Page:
Future of Banking Regulations in Australia

The outcome was that the citizens paid a heavy price. Luckily as compared to the worldwide developments, banks in Australia were faring relatively better. However, as finance is a global field, some of the implications of the events overseas were being experienced in Australia too. In the wake of this situation, it is not astonishing that regulators and the banks themselves seek to deal with the several issues. Capital ratios are being raised plus the capital quality is also being enhanced. Maturity transformation is reducing, and the banks are keeping greater liquid assets (Lowe, 2012). Such modifications are not just occurring because of the refined regulations, but also due to the demands of the marketplace. Cumulated, such modifications are raising the cost of financial intermediation undertaken across banks’ balance sheets. The choice which the society is making – partially via the regulators – is to pay more but have less of financial intermediation. The advantage that the society and regulators wish to attain is a stable and safer financial system. However, this choice has two major implications. The first is related to lending spreads as well as return on bank equity. The second is the high cost of financial intermediation (PWC, 2016).


It is now time to turn toward the subject of the future course of financial regulation. This is definitely a vast topic. However, there are three major issues that need to be looked at. The first is the importance of supervision. One of the most evident lessons from banking history is that the financial sector always finds a way to connect savers with borrowers. New products are introduced, and a new type of financing emerges. Australia has witnessed several examples of this in previous decades. Reflecting back on the experience of past few years, it appears that rules are being seen as a replacement for supervision. This is a big mistake. Financial stability cannot be preserved only by rules. It demands competent and active supervision (Davis, 2012). Sound supervision requires a wholesome system focus. The supervisor ought to contemplate the implications of institutions adopting corresponding strategies. It requires reviewing the interrelatedness between banks closely. There is a need to review developments in credit growth, asset prices and construction activity, and how are these apportioned across Australia. Subsequent to that, it requires comprehension of how the competitive dynamics are altering. The APRA is making genuine efforts to serve Australia through its approach to supervision which focuses on the entire industry. The RBA and Council of Financial Regulators are supporting the APRA, and these bodies have frequent discussions on system-wide developments (Ernst & Young, 2013). It is crucial that with agreement and execution of new rules, such powerful attention to system-wide supervision is maintained.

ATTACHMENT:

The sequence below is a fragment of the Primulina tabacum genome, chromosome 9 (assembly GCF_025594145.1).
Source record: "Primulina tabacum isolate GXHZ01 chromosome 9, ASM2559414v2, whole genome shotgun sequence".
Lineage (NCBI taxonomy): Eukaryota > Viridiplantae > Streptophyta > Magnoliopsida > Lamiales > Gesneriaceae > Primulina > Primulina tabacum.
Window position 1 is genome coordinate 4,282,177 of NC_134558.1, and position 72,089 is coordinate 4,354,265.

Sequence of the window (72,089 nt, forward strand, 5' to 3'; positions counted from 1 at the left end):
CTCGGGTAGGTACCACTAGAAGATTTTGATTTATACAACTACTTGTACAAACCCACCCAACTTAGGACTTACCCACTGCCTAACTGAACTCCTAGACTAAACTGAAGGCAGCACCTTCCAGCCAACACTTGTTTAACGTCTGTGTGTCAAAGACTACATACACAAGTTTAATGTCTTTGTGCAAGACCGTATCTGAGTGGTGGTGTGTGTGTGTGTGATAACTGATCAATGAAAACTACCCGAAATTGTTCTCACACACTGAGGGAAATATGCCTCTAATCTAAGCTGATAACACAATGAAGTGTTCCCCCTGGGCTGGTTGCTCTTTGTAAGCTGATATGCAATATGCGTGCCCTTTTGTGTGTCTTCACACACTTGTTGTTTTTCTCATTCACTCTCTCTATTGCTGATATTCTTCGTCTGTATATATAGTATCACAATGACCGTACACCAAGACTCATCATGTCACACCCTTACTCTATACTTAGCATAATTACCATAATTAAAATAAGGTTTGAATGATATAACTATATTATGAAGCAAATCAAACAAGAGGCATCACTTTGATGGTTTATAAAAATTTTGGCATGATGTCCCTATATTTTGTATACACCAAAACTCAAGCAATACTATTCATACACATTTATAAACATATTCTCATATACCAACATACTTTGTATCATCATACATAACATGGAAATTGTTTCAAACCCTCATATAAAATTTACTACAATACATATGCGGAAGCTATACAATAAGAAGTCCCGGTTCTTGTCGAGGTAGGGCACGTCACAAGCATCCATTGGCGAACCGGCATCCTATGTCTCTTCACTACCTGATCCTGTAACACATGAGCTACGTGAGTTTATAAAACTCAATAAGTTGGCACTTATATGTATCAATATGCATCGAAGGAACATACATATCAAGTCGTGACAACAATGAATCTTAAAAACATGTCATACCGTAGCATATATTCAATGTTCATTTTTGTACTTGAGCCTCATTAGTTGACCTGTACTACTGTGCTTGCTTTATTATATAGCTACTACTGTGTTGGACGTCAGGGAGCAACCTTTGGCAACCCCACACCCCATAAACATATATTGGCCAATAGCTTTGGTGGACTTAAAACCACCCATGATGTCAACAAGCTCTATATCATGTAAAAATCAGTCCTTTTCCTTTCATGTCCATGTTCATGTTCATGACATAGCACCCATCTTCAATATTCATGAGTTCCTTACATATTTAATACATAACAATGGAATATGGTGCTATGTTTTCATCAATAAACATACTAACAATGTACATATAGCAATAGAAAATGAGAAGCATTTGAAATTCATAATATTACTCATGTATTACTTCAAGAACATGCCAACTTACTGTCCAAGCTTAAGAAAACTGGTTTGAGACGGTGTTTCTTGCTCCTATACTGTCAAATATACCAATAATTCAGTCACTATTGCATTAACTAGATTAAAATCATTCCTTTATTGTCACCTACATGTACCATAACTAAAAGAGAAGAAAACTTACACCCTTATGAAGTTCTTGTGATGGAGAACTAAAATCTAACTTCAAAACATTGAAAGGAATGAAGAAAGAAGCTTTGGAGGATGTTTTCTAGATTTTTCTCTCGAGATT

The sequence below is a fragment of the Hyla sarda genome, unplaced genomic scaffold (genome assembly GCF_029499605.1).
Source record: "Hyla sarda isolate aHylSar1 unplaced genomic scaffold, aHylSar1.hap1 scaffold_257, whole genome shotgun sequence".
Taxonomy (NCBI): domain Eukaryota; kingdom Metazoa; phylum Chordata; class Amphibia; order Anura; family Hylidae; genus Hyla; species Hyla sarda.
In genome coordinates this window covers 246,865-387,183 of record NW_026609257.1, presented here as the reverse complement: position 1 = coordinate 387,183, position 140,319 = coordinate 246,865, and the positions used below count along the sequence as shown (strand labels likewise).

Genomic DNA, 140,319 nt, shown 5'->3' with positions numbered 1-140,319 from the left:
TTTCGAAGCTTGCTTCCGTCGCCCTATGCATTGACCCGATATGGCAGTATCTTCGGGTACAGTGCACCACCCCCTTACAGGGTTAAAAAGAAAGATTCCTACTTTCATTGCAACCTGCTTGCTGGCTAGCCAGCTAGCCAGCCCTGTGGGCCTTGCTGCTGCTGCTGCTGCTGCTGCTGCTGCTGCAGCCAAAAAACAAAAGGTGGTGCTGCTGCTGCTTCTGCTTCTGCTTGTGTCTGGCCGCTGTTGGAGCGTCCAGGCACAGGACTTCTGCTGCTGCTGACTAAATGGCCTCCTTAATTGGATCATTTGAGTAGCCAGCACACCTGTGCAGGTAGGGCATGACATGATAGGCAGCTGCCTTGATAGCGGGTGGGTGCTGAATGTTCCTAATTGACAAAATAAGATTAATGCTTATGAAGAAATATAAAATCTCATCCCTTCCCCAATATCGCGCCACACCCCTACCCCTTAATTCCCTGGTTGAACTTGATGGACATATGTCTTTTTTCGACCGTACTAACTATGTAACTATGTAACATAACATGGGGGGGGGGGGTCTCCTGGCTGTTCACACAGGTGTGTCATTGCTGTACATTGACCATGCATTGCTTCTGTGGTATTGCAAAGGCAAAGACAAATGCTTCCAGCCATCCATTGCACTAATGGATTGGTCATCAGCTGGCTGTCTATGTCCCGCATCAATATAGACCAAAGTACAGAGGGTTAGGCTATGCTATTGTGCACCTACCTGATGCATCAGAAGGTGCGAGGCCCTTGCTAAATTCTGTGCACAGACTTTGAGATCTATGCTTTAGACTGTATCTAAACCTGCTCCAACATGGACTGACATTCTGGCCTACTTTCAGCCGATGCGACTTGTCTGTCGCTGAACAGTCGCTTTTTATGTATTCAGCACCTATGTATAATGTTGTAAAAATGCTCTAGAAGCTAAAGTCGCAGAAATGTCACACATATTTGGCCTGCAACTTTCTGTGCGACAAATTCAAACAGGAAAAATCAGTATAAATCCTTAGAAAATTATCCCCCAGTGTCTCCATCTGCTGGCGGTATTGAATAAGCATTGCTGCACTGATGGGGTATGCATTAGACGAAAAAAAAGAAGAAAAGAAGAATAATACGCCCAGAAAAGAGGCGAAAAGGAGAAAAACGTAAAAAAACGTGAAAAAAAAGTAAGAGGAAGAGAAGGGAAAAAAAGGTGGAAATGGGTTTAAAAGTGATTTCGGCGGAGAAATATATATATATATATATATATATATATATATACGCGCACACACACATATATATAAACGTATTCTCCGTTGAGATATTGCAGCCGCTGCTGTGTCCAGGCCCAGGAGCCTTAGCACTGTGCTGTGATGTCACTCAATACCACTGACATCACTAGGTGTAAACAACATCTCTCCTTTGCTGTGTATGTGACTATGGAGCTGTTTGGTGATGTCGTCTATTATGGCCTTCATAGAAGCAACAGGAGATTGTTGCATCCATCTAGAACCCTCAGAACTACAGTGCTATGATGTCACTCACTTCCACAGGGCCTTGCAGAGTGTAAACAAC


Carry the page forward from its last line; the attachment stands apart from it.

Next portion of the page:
One of the things that have manifested due to the evolution of banking regulation in the last two decades is that the Basel committee has continuously raised the intrusiveness and complexity of regulations they suggest. During this time, the banks’ leverage has grown – seen in the current fall in the ratio of equity to assets. The attention is on having capital requirements which have been risk-adjusted so that if the bank is involved in any risky business, it needs to maintain a higher capital ratio to serve as a buffer to safeguard depositors from loss. The problem is how to define risk (Posner, 2009). The last two decades of experience shows that is extremely difficult to define risk accurately, plus there are so many incentives for banks to involve in activities which are not seen as extremely risky by regulators. Hence, an alternative method is to establish a higher but simple leverage ratio, wherein the ratio is identified as a minimum amount of capital compared to the size of its exposures. The risk here is that banks may react to it by indulging in greater-risk activities. However, there is no reason why the regulators cannot raise the minimum capital ratio which they need for any bank (Lowe, 2012).